Just as the study of Seurat’s drawings prompted Herbert to look carefully at Millet’s drawings and other work in articles and exhibitions of the 1960s and 1970s, so Seurat’s paintings eventually led him to the work of Fernand Léger, whom he considers to be Seurat’s descendant and a great practitioner of the craft of painting. Thus although Herbert’s scholarly reputation is bound to his work on nineteenth-century French painters—he has written books on Monet and Renoir, a survey devoted to the leisure subjects of the Impressionists, as well as the publications mentioned above on Seurat, Millet, and the Barbizon School—he has also produced significant scholarship on early-twentieth-century modernism. His first contribution to that field was an edited volume of ten essays, Modern Artists on Art, published in 1964. This was followed twenty years later by a detailed study of the large, diverse collection of European and American modernist art from the Société Anonyme that Katherine Dreier had bequeathed to Yale at midcentury and that Herbert had explored for many years together with his students. Along the way, Herbert developed research he had undertaken as a graduate student into a book, published in 1972, on David’s Brutus and its political significance in the context of the French Revolution; his commitment to the social history of art was also evident in a volume of selected art criticism by John Ruskin that Herbert edited in 1964 and for which he wrote an eloquent introduction that provided a thoroughgoing reevaluation of Ruskin’s significance from a variety of perspectives, demonstrating his acute relevance to the social history of art that Herbert was in the process of articulating at the time.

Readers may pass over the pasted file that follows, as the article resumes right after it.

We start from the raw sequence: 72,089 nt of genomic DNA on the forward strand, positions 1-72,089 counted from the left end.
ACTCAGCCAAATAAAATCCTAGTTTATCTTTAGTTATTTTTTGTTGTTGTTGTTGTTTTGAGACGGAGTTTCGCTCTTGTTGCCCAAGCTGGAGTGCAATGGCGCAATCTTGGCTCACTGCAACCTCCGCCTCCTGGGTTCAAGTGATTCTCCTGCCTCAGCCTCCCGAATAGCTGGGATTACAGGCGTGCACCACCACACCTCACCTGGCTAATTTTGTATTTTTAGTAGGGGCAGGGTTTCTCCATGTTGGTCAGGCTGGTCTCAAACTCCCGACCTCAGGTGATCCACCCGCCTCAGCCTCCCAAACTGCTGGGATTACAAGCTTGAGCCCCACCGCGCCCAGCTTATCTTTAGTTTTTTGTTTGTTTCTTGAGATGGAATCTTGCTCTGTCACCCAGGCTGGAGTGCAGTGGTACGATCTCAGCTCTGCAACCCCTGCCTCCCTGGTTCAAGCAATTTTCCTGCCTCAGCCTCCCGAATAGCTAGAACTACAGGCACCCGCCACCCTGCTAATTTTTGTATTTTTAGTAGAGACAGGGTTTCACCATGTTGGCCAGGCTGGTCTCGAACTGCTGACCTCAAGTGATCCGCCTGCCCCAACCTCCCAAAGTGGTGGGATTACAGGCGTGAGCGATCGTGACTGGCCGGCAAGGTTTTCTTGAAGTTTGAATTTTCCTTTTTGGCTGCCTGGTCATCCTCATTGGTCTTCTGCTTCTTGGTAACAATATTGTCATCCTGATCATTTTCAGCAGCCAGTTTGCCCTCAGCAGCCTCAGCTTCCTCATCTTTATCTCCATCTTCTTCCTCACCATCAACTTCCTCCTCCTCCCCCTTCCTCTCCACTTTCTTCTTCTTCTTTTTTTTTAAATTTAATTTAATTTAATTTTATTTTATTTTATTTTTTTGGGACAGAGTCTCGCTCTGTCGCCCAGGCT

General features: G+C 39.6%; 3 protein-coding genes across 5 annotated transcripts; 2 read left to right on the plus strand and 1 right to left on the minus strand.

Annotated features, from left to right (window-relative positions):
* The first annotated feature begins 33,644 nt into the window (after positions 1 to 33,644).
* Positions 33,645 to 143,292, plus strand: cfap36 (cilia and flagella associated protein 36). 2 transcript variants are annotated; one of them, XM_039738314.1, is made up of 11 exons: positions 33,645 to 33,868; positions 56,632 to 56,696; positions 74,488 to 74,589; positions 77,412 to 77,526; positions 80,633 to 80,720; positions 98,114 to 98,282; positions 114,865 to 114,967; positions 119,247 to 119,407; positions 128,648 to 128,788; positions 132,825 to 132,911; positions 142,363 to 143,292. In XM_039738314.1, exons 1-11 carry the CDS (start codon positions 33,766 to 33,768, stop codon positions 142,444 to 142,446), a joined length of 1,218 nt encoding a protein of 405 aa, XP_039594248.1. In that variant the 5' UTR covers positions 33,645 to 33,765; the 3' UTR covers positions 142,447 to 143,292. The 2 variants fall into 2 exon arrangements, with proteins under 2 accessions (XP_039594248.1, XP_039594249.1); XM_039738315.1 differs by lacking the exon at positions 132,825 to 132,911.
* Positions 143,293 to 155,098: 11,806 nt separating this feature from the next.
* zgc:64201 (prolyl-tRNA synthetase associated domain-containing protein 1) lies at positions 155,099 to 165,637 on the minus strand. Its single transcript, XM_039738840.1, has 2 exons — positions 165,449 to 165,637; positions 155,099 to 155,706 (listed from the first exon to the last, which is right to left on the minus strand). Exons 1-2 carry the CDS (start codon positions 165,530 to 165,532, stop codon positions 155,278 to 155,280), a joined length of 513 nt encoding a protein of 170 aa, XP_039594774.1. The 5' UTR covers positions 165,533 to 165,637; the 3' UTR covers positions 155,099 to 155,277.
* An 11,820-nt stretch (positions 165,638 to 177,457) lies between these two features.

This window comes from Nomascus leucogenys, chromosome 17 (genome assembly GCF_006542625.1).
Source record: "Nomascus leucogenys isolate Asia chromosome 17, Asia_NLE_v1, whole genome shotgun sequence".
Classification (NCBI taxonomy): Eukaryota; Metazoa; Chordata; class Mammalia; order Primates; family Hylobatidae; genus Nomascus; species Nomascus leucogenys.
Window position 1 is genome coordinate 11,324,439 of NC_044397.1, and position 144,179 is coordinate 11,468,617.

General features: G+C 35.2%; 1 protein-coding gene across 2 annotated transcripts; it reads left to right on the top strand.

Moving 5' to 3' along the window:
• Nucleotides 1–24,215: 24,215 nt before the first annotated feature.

It is impossible to summarize Herbert’s contributions to art history simply in terms of his scholarly production, impressive as that output has been. He has also been an inspiring teacher of undergraduate and graduate students, setting an example in countless ways that go well beyond his commitment to scrutinizing original works of art alongside archival resources of the most diverse kinds. In addition to imparting these indispensable staples of the trade, he maintained an extraordinary level of personal and professional engagement with his students, loyally supporting their ambitions and celebrating their achievements, whether large or small. Refusing to be impressed by conventional measures of status, in 1990 he acted on his commitment to feminism by relinquishing his position at Yale in order to join his wife, Eugenia Herbert—whom he has always described as his greatest intellectual companion—on the faculty of Mount Holyoke College.